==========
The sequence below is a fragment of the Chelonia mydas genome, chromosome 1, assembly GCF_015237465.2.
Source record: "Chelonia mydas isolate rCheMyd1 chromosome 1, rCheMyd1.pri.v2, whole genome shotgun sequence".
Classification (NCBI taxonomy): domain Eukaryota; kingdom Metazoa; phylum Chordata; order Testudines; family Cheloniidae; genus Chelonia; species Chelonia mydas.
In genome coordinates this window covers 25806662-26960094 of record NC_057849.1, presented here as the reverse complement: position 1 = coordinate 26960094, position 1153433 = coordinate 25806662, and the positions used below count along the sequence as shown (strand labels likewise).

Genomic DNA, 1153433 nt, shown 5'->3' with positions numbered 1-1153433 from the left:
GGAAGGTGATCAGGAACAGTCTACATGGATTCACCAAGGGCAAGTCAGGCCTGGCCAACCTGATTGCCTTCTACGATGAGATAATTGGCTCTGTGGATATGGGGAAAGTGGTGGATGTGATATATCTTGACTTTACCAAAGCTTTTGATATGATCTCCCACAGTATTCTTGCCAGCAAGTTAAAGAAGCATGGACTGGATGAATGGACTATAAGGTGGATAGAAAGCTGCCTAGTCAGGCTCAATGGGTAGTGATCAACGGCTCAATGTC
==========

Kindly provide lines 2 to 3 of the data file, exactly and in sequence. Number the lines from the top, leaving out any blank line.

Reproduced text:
Source record: "Chelonia mydas isolate rCheMyd1 chromosome 1, rCheMyd1.pri.v2, whole genome shotgun sequence".
Classification (NCBI taxonomy): domain Eukaryota; kingdom Metazoa; phylum Chordata; order Testudines; family Cheloniidae; genus Chelonia; species Chelonia mydas.